Children Discover Native Pollinators at BugFest

On September 19, 2015, almost 32,000 kids and adults gathered at the North Carolina Museum of Natural Sciences in Raleigh to celebrate BugFest. The free event featured over 100 bug-related exhibits, crafts, games, and activities, and a number of presentations. The U.S. Forest Service Southern Research Station’s (SRS) booth “Buggy About Pollinators” was a big…  More 

U.S. Forest Service & the University of Texas at San Antonio

A recent agreement between the U.S. Forest Service Southern Research Station (SRS) and the University of Texas at San Antonio (UTSA) will provide funding to support the newly established Educating Youth in Environmental Science Program (EYES). SRS is contributing $24,000 towards the program, which will provide environmental learning opportunities for children in San Antonio, Texas. Ultimately, the…  More 

SRS Celebrates Pollinator Week 2015

On June 18, the U.S. Forest Service Southern Research Station (SRS) celebrated National Pollinator Week by inviting community members and Station employees to a self-guided interpretive garden stroll through the SRS People’s Garden located at Station headquarters in Asheville, North Carolina. The pollinator garden features native flowering plants that provide nectar, pollen, and habitat to…  More 

Changing Forest Conditions and Pollinator Decline

“Forests in North America have changed rapidly during the past century,” says U.S. Forest Service scientist Jim Hanula. Before European settlement, forests were a mosaic of open pine and hardwood forests, prairies, and woodland savannas. Recent studies have found that forests with sun-filled openings and those with open canopies (where the branches from adjacent trees…  More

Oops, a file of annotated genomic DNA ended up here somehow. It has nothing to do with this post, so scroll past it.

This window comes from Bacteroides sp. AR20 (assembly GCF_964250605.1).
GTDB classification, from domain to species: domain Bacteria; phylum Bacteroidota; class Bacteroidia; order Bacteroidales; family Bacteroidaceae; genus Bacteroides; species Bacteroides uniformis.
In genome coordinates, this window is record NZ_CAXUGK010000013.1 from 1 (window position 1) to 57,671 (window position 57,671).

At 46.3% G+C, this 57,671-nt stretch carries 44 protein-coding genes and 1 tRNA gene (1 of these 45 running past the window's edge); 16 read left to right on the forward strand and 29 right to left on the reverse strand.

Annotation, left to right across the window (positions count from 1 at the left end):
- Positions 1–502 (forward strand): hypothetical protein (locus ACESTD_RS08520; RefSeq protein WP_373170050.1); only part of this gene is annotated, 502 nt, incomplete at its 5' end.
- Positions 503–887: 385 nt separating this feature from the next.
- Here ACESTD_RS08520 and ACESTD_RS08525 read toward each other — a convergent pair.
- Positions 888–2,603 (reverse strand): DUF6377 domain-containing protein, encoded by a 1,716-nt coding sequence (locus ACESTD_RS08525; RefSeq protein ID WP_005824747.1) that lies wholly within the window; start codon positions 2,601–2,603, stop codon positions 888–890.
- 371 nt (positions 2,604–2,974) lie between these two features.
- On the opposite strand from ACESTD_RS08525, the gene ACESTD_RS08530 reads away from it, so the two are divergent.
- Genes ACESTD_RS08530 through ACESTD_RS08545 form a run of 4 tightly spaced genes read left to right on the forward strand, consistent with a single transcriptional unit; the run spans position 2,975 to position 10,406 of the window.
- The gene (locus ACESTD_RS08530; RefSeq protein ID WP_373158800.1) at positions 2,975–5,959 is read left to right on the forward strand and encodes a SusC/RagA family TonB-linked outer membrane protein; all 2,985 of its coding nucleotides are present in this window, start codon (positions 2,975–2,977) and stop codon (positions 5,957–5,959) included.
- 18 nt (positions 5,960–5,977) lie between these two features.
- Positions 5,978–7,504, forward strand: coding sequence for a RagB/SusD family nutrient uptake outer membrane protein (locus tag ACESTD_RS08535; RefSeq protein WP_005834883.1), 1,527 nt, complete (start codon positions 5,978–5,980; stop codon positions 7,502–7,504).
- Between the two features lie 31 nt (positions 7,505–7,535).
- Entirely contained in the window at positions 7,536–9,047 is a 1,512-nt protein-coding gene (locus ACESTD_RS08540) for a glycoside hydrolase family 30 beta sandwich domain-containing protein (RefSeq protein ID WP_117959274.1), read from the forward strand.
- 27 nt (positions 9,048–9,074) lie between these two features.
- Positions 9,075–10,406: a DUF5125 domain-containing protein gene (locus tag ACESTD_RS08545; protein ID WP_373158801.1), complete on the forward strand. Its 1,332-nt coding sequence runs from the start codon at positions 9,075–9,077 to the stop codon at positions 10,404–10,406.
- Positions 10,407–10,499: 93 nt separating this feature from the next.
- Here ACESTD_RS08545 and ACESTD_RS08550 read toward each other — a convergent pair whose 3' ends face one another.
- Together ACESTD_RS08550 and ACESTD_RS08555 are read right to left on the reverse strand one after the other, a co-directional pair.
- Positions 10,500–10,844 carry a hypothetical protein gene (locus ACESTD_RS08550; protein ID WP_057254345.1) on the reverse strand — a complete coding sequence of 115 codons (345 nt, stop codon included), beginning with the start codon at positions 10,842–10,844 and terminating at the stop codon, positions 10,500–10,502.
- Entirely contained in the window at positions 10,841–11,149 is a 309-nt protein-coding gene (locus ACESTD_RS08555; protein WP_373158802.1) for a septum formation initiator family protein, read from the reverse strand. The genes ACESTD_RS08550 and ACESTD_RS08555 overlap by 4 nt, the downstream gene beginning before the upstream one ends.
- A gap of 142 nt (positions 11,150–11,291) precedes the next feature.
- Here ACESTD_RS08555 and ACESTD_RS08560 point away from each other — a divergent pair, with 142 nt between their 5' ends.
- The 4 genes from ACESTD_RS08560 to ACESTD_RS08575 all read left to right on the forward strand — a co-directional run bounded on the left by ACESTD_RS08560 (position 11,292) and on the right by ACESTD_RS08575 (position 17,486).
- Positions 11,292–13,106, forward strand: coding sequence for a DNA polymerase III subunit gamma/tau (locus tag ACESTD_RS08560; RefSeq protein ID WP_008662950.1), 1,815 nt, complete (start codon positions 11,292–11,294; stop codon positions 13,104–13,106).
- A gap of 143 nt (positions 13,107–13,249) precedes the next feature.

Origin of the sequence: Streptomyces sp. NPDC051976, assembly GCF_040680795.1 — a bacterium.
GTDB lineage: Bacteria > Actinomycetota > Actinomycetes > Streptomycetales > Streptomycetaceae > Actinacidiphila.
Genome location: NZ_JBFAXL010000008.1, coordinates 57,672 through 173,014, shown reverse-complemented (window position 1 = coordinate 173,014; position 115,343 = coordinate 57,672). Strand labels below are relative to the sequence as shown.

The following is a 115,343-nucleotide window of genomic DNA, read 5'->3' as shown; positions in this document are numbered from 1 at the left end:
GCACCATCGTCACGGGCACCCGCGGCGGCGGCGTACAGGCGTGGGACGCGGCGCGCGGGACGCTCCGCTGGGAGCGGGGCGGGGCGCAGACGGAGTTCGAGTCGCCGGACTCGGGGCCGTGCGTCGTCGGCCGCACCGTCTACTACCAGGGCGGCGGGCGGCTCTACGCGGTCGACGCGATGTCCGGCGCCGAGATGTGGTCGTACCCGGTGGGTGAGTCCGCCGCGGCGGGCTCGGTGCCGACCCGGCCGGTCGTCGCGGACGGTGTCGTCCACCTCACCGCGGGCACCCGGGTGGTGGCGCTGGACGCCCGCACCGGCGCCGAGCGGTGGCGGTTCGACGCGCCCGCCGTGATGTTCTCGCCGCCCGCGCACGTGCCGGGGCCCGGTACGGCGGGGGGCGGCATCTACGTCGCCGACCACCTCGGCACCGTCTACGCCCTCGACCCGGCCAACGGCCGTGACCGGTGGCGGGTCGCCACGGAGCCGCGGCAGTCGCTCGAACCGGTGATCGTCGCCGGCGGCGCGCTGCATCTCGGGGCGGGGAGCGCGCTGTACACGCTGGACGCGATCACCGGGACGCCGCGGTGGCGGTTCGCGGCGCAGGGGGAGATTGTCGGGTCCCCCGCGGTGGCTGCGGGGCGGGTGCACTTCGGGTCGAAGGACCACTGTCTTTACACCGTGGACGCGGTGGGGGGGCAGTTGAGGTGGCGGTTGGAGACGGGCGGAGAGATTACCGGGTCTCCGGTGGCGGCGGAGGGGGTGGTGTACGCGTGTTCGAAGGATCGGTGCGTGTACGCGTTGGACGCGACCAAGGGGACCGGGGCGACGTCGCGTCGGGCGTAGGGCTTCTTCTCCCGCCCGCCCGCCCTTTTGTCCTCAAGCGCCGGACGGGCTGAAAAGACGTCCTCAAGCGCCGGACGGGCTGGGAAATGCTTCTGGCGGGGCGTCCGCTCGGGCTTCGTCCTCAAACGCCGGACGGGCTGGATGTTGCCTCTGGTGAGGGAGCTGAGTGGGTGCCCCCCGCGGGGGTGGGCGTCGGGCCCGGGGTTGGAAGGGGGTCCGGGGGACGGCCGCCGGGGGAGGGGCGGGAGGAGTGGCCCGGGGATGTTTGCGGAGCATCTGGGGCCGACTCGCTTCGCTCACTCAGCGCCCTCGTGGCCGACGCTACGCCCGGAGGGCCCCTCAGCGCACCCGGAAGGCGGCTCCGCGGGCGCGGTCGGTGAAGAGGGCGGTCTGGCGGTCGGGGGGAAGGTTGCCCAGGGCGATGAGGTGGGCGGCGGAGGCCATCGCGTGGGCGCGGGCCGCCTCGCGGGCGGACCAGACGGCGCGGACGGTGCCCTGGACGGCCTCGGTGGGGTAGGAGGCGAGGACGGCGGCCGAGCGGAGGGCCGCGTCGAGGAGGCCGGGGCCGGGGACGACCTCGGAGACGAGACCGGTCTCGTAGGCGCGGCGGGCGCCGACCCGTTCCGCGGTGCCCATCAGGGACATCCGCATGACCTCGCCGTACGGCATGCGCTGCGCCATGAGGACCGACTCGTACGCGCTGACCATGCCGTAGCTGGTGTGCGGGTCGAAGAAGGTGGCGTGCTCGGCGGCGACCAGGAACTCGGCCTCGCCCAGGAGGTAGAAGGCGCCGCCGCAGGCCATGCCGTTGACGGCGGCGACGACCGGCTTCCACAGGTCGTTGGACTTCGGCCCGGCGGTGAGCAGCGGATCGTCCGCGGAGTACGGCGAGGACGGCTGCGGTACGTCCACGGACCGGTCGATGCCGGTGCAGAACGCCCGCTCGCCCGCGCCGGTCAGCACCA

Boy Scouts Volunteer in SRS Pollinator Garden

On Saturday, April 11, Ben Chambers turned 15. He spent his birthday leading a group of 20 Boy Scouts in installing seven permanent sign posts and creating a new seating area in the U.S. Forest Service People’s Garden at the Southern Research Station (SRS) in Asheville, North Carolina. The garden has been a highly collaborative project…  More 

SRS Funds Graduate Student’s Pollinator Study

Through its Partnership Enhancement Initiative, the U.S. Forest Service Southern Research Station (SRS) provides funding to students – especially minority students – and professors interested in studying natural resource issues. One of the recent grant recipients was Hampton University, a historically black university in Virginia. “The grant funded Michael Mitchell – a Master of Science…  More 

With Privet Gone, Native Plants and Pollinators Return

Forests infested with privet invoke a kind of despair in people attuned to the problem of invasive plants. Privet invades a forest quickly, sprawling across the understory and growing into thickets that crowd out native plants and change the very ecology of an area. Even if the woody shrub can be removed effectively, can a…  More 

Finding Out More About Native Bees

When people think about bees, it’s often honeybees that come to mind. Native to Eurasia, honeybees pollinate apple, peach and almond trees, watermelons, cucumbers, and many other food crops. In many areas, beekeepers take to the highway with their colonies, traveling to whatever crop is blooming and in need of pollination. “Honeybees are an agricultural…  More 

Tracking Bees on Experimental Forests

At first sight, the nine plastic cups in a grassy yard at Bent Creek Experimental Forest don’t look like part of a nationwide monitoring survey. But the cups are actually simple bee traps, and a number of U.S. Forest Service facilities are part of a network of bee monitoring stations that stretch across the country.…  More 

Removing Privet Helps Restore Native Bee Populations

When plants travel the world, they escape the checks and balances of their ancestral ecosystems and can multiply without bounds, competing with native plants for light, nutrients, and water. Do non-native invasive plants also disrupt native bee populations? Jim Hanula, research entomologist with the SRS Insects, Diseases and Invasive Plants unit, explored this question by comparing bee…  More